You’ll notice that I’m deliberately disinterested in the details of the scandal, what other teams in the league might have also been doing, or whether the Astros “deserved” 2017’s World Championship. The reality is that it happened, and it lifted a city in collective joy at a time it was really needed. With five full years between then and now, I choose instead to focus on the tears of joy I witnessed from folks wearing orange that night, and the interactions I’ve had with some of the awesome people who call Houston, Texas home since.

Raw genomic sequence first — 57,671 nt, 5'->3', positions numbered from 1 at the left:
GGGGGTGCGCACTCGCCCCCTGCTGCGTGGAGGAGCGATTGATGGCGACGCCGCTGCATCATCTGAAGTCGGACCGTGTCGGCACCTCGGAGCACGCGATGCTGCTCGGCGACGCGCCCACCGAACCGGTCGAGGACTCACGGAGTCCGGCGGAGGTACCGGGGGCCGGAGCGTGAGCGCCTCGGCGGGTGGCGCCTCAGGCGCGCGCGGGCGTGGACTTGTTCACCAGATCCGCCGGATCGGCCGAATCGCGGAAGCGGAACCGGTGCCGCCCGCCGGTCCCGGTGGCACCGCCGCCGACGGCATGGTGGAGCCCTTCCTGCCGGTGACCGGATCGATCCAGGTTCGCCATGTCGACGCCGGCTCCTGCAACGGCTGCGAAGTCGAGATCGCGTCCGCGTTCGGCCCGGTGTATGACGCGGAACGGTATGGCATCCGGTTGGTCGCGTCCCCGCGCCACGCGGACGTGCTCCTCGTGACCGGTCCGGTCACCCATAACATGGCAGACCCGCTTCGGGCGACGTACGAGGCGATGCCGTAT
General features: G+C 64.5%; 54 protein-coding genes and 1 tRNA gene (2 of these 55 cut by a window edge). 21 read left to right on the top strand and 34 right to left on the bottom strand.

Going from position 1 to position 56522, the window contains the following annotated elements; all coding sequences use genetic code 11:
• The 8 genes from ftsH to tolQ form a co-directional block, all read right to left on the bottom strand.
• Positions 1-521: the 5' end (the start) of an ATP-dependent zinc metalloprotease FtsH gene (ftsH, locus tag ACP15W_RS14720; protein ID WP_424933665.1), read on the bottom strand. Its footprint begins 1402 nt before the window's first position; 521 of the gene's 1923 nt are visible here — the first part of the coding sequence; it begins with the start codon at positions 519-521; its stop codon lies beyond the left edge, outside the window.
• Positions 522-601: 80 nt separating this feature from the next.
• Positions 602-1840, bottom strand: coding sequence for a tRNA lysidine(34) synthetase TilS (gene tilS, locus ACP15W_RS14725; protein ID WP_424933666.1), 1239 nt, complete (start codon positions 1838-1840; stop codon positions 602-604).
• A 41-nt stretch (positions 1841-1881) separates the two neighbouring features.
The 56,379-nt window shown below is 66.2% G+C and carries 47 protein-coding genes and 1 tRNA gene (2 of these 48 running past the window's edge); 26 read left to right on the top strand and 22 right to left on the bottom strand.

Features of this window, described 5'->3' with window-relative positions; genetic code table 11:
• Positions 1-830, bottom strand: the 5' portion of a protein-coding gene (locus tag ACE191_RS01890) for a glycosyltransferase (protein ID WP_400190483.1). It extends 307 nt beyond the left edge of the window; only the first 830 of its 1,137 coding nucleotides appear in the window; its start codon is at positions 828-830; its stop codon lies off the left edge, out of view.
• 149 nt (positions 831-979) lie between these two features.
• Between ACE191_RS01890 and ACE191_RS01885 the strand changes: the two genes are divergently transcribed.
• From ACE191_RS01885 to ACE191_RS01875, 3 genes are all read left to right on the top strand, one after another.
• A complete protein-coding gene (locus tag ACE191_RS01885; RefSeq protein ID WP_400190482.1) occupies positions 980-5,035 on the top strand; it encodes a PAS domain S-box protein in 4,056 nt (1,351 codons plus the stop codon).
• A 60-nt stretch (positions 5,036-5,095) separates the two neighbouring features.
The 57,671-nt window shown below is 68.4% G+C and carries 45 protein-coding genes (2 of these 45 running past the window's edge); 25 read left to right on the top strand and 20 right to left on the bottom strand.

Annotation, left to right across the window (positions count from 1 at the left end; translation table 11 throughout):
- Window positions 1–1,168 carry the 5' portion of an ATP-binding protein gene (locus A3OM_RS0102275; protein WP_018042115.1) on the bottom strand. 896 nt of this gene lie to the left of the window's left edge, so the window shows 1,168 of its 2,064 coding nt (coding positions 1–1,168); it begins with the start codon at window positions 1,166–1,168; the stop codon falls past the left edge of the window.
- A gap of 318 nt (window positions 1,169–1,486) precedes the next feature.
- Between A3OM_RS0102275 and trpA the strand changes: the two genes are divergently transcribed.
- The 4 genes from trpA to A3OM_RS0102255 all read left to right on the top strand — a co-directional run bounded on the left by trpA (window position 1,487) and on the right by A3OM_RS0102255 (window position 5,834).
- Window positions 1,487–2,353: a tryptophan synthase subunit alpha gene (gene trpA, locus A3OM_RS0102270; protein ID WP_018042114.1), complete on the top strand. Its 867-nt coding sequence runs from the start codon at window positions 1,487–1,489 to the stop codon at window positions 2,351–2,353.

My plea heading into the 2022 Postseason is that we all keep our heads above water as we prepare for our emotions to run high again. The Astros and Dodgers are two of the best run franchises in Major League Baseball, and it would be a blessing for the sport if they met again in the World Series this year. My hope is that fans (especially on our side) can make a potential 2022 Dodgers-Astros World Series about 2022, and not about what happened five years ago. It doesn’t get a whole lot better in sports than October baseball, and it’s not to be taken for granted to have a dog in the fight. Windows of greatness like these two franchises have been in for more than half a decade don’t last forever, and it would be a shame to spend any more of that time at the throats of folks who don’t deserve it.